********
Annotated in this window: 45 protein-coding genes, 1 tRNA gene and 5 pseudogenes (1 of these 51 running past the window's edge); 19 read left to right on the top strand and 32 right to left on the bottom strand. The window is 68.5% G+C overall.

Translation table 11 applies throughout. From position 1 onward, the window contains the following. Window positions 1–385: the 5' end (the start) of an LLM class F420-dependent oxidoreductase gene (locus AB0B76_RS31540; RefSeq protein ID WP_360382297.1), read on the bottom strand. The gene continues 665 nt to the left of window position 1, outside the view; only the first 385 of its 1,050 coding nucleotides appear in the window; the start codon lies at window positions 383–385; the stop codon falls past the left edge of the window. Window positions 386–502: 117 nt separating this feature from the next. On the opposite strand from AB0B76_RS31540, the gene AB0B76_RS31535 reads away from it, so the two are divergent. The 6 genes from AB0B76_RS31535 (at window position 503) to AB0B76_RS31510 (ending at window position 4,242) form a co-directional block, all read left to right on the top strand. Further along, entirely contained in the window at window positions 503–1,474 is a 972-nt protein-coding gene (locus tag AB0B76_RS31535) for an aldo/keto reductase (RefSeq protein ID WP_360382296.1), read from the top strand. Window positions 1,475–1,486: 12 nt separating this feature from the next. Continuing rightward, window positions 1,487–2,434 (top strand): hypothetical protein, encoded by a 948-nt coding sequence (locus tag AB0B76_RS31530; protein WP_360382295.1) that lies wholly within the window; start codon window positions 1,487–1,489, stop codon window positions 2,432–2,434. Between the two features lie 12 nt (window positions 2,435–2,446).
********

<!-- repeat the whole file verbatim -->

Annotated in this window: 45 protein-coding genes, 1 tRNA gene and 5 pseudogenes (1 of these 51 running past the window's edge); 19 read left to right on the top strand and 32 right to left on the bottom strand. The window is 68.5% G+C overall.

Translation table 11 applies throughout. From position 1 onward, the window contains the following. Window positions 1–385: the 5' end (the start) of an LLM class F420-dependent oxidoreductase gene (locus AB0B76_RS31540; RefSeq protein ID WP_360382297.1), read on the bottom strand. The gene continues 665 nt to the left of window position 1, outside the view; only the first 385 of its 1,050 coding nucleotides appear in the window; the start codon lies at window positions 383–385; the stop codon falls past the left edge of the window. Window positions 386–502: 117 nt separating this feature from the next. On the opposite strand from AB0B76_RS31540, the gene AB0B76_RS31535 reads away from it, so the two are divergent. The 6 genes from AB0B76_RS31535 (at window position 503) to AB0B76_RS31510 (ending at window position 4,242) form a co-directional block, all read left to right on the top strand. Further along, entirely contained in the window at window positions 503–1,474 is a 972-nt protein-coding gene (locus tag AB0B76_RS31535) for an aldo/keto reductase (RefSeq protein ID WP_360382296.1), read from the top strand. Window positions 1,475–1,486: 12 nt separating this feature from the next. Continuing rightward, window positions 1,487–2,434 (top strand): hypothetical protein, encoded by a 948-nt coding sequence (locus tag AB0B76_RS31530; protein WP_360382295.1) that lies wholly within the window; start codon window positions 1,487–1,489, stop codon window positions 2,432–2,434. Between the two features lie 12 nt (window positions 2,435–2,446).